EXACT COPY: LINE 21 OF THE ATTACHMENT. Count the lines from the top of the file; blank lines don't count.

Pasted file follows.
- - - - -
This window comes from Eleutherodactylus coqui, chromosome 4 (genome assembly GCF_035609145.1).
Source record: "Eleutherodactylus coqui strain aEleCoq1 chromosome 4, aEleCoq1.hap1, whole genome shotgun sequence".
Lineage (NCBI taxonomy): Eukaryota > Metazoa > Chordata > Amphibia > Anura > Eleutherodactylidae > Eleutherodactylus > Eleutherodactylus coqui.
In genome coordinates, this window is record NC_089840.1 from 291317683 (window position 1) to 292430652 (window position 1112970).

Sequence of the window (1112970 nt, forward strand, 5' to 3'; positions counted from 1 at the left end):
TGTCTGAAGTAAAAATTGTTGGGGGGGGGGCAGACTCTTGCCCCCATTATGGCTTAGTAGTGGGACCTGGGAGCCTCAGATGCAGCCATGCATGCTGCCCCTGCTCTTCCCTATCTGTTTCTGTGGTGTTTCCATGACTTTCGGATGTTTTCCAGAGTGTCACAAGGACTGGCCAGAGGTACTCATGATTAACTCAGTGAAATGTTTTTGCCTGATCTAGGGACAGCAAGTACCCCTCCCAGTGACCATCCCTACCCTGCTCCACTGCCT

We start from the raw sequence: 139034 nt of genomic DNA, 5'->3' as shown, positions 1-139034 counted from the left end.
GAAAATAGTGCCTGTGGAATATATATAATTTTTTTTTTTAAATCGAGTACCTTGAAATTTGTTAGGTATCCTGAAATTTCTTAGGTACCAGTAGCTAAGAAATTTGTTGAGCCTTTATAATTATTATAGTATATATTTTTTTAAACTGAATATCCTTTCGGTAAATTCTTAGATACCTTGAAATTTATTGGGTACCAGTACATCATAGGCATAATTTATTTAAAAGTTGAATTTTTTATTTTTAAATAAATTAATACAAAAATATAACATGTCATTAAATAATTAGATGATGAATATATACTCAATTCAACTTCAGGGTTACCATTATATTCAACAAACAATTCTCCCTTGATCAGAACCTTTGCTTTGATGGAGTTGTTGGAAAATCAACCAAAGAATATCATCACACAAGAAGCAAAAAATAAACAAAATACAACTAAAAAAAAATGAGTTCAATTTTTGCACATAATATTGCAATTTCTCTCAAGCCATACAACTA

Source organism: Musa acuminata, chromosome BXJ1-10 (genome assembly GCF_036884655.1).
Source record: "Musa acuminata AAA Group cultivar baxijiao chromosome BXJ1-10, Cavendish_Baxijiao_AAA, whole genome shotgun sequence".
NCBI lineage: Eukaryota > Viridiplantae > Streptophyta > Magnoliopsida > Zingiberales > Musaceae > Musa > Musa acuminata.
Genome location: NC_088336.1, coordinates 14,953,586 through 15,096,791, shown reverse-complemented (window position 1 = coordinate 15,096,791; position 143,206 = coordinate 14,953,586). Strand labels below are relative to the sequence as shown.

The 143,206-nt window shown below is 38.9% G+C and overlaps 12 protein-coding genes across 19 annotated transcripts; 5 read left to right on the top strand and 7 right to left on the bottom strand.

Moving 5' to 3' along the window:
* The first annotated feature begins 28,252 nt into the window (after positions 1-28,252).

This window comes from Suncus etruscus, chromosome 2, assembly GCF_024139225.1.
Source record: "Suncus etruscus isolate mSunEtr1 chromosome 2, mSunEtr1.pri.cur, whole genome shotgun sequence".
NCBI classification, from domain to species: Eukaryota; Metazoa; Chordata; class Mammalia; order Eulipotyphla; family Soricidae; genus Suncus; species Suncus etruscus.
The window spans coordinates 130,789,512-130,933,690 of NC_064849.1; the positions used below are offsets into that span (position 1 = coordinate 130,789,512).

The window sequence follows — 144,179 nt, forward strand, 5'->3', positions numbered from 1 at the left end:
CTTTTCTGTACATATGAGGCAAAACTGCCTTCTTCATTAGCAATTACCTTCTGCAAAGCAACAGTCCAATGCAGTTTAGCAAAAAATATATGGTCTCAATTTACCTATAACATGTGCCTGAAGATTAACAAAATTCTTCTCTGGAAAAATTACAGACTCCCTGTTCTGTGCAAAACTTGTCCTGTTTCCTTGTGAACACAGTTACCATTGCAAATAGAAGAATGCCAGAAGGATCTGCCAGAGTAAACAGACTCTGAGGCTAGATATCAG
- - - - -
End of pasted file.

CTTTTCTGTACATATGAGGCAAAACTGCCTTCTTCATTAGCAATTACCTTCTGCAAAGCAACAGTCCAATGCAGTTTAGCAAAAAATATATGGTCTCAATTTACCTATAACATGTGCCTGAAGATTAACAAAATTCTTCTCTGGAAAAATTACAGACTCCCTGTTCTGTGCAAAACTTGTCCTGTTTCCTTGTGAACACAGTTACCATTGCAAATAGAAGAATGCCAGAAGGATCTGCCAGAGTAAACAGACTCTGAGGCTAGATATCAG